Sri Sathya Sai Speaks

Divine Discourses spanning 7 Decades (1950 – 2011)

Sri Sathya Sai Speaks, Vol 29 (1996) (Download)

04 September 1996 | Brindavan | Krishna Jayanthi


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Sweeter than sugar, tastier than curds, Extremely sweeter than honey, Is the chanting of the Divine Name. Recite, oh mind, the Nectarine Name Of Shri Krishna for ever.

EMBODIMENTS of love! It is easy to criticize or belittle the leelas or infinite potencies of God. But it is very difficult to comprehend the truth about the Divine. The omnipresent Divine is present both in Truth and untruth. He is present both in Dharma (righteousness) and Adharma (unrighteousness). He is present in good and evil. With regard to such an all-pervading Divine, how can anyone determine what is good and what is bad

From the earliest times men have been proclaiming what is Divine. That the Divine has a form and possesses innumerable auspicious qualities was declared from their experiences.

The cosmos functions on the basis of three types of actions. Creation, sustenance and dissolution are the three processes. The truth of this phenomenon cannot be denied by anyone at any time or , whether he is a Vedanthin or a scientist, an engineer or a man of the world. While this has enabled people to describe the Divine, it has not served to demonstrate God. But they were able to indicate the means by which one can experience God.

Experiencing the power of the Divine

A distant star like the Dhruva nakshathra (Pole Star) can be pointed to some one by reference to some nearby physical object like a tree. Likewise the Vedas and Scriptures, while not demonstrating the Divine, have helped to indicate the path leading to the realisation of the Divine.

The spectacle of a dense forest confers delight. The sight of all tall mountain excites wonder. Seeing the torrent in a river one rejoices. All these are evidences of the power of the Divine.

The stars shine. The planets revolve. The sun blazes forth. The wind blows. All these are signs of the Divine at work. When you see the spark of a fire, you can infer the nature of fire. If you know the nature of a drop of water, you can understand the nature of Ganga. Likewise, if you understand the nature of the atom, you can understand the nature of the entire cosmos. Recognising this truth, the Upanishads declared: “The Divine is subtler than the atom and vaster than the vastest.”

The human is indeed a manifestation of the Divine with numerous potencies. It is the Divine that shines effulgently in every human being. But, because of his attachment to the body, he is unable to develop attachment to the Atma (Spirit).

Recognising the omnipresence of the Divine in all things, the quest for Truth should be undertaken. What is the Truth Where is it How to search for that which is everywhere A distinction must be made between an apparent fact and the unchanging Reality. In daily life the sun appears to “rise” and “set” everyday, but in reality these apparent phenomena are due to the movement of the earth round itself and round the sun. Likewise what is apparently true about you, as is inferred from external observation, is not the real you. It is the effulgent Divine within you.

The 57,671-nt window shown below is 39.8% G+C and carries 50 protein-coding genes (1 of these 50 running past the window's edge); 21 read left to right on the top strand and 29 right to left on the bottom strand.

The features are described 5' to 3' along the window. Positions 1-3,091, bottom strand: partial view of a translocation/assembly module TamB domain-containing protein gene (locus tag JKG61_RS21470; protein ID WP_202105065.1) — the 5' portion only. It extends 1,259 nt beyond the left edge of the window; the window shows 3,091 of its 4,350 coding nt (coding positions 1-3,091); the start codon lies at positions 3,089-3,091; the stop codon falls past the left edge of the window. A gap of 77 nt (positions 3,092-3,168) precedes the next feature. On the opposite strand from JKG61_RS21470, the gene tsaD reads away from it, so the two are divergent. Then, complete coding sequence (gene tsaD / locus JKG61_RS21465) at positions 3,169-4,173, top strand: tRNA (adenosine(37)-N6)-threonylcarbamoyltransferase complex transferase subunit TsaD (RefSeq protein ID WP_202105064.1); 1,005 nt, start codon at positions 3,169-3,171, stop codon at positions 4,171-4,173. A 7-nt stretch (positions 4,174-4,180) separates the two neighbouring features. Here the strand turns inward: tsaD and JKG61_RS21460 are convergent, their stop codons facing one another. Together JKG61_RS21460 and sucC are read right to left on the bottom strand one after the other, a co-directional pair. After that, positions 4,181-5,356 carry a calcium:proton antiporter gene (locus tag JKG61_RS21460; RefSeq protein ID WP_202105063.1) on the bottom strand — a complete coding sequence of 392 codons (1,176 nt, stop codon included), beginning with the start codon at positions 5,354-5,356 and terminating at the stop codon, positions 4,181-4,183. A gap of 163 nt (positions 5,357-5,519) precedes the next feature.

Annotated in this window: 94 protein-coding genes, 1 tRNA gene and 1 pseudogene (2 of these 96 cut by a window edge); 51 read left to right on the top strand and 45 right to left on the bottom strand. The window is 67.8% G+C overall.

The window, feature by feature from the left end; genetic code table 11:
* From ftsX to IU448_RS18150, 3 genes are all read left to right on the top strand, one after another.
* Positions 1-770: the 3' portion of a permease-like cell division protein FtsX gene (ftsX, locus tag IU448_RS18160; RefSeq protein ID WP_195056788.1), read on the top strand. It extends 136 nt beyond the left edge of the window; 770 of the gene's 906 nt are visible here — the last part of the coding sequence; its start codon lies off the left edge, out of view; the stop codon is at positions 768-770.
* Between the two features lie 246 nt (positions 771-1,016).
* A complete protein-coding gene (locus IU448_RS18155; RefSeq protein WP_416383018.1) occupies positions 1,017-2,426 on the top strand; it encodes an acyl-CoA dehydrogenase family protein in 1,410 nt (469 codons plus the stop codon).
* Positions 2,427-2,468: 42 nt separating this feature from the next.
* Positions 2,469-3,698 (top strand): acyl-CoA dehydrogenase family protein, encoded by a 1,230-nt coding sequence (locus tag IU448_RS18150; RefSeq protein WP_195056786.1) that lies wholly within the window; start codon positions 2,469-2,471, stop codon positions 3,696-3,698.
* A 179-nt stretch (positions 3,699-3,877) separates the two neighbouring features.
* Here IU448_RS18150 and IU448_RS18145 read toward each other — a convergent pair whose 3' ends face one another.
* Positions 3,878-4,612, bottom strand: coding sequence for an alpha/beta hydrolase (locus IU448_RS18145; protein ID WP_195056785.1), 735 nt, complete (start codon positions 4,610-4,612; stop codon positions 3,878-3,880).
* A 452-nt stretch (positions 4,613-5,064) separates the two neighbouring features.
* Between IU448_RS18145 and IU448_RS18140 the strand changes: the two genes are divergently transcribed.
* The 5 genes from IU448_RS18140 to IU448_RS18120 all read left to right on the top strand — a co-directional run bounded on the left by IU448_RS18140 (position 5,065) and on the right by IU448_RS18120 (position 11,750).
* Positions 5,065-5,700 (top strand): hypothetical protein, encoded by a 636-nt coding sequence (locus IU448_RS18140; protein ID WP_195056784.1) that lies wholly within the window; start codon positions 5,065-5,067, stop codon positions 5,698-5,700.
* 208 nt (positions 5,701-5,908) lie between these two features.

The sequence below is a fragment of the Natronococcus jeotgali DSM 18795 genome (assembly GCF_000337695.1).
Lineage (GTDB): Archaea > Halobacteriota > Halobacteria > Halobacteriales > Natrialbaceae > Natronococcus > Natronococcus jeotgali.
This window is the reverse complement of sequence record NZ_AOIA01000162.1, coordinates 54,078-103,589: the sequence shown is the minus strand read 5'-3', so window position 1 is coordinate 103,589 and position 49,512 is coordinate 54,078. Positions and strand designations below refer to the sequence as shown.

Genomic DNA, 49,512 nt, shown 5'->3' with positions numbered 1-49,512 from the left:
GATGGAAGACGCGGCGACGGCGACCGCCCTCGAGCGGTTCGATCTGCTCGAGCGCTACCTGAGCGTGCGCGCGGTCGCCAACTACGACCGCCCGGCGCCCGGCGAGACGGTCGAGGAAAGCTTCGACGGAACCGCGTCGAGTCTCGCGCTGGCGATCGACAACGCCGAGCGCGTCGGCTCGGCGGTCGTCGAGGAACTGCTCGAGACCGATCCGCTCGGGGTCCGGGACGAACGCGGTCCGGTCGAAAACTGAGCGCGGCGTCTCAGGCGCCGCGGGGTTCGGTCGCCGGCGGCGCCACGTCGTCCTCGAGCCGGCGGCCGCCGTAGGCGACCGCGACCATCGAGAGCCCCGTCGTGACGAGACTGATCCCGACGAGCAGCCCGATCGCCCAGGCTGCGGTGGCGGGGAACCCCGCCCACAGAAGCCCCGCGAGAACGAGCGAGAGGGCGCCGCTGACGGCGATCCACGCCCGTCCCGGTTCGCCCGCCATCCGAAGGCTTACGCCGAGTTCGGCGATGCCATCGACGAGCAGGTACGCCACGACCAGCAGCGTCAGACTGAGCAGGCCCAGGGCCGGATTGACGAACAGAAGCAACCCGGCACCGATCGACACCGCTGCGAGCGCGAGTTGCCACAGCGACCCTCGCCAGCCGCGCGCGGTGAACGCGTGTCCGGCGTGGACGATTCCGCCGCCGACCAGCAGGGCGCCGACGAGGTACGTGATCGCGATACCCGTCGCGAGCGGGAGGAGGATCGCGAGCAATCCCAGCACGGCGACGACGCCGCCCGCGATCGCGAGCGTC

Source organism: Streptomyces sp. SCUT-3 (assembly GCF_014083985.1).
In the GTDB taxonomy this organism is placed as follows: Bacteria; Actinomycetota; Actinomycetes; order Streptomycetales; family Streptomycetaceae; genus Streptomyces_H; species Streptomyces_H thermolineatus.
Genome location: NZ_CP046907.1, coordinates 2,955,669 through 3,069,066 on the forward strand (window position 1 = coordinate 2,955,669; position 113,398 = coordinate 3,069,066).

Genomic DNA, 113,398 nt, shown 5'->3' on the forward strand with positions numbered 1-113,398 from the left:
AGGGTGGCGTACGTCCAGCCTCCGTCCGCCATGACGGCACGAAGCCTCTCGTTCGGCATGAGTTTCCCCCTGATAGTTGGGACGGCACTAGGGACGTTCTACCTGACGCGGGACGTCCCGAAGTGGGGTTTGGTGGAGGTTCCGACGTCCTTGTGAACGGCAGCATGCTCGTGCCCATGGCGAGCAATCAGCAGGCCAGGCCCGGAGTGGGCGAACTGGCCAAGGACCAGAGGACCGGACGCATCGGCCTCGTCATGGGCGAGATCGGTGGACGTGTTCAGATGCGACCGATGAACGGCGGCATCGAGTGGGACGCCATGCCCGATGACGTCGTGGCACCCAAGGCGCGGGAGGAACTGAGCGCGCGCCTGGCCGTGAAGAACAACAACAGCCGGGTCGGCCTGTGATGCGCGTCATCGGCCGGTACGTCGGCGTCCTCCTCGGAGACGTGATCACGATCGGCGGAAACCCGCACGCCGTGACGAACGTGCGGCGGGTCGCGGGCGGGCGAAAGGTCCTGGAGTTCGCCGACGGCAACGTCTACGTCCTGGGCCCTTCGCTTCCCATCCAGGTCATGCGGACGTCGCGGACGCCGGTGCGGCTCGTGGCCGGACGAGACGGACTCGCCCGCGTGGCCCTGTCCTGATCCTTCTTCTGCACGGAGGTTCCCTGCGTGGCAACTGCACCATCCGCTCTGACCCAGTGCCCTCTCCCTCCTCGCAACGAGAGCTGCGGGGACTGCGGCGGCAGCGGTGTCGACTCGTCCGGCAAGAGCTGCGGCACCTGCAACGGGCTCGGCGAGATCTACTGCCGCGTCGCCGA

The spiritual quest involves the churning of the heart by meditation. The qualities like compassion emerge from the heart. The human heart, which should be an ocean of milk, has been turned into an ocean of brine now infested with creatures like hatred, lust and greed.

Krishna’s leelas

The childhood episodes relating to Krishna have an esoteric meaning. For instance, when his mother, Yashodha, chided Krishna for eating mud (as alleged by Balarama), Krishna replied: “Mother am I a child, or a silly brat or a crazy fool to eat mud” In this way Krishna, even though he was a child, was affirming His divinity indirectly. The Divine teaches profound lessons to mankind in this indirect manner. God’s actions should be understood not by the external events but by their inner meaning. Moreover, many changes in the ordinary ways of living are necessary to understand the ways of God. Adi Shankara indicated in the Bhaja Govindam song how even a brief experience of the Divine by a devotee fills him with ecstasy. This bliss can be got only through the Atma. The experiences of the gopikas and gopalas of Brindhavan during Krishna’s early years at Gokulam have been misunderstood and misinterpreted. Krishna was in the village for five years only. It is absurd to suggest that a five year child behaved in an objectionable manner. After going to Mathura, Krishna did not return to Repalle.

Awareness of the Divine will confer bliss

To ascribe anything improper to the pure and Divine life of Krishna is sheer blasphemy. The true nature of the Divine has to be fully understood. Divinity is the all-pervading Cosmic Consciousness present in all. The nature of this consciousness should be understood. It is chith, which illumines every object in creation. Chith illumines what exists and thereby makes it cognisable. Existence is sath. Cognisability is chith. The combination of sath and chith confers thrupthi (satisfaction derived from enjoying the object). This Ananda is thus the very nature of every being. The Divine pervades everything inside and outside. Awareness of the Divine will confer bliss. But few are able to realise this.

Once, an individual, unable to bear the difficulties in his family, left hearth and home. Later, after earning some money he set out to return to his house. A young son, who was in the house when the father left, was so grief-stricken over the father’s absence that he died after sometime. Before reaching his village, he took shelter in a choultry during a storm. There he had a dream in which he saw himself as a king in a palace living with six princely sons. He was enjoying the dream. A peal of thunder woke him up. He wondered what had happened to all the beautiful things he had been enjoying so far. He realised that it was all a dream. There was no trace of the six sons.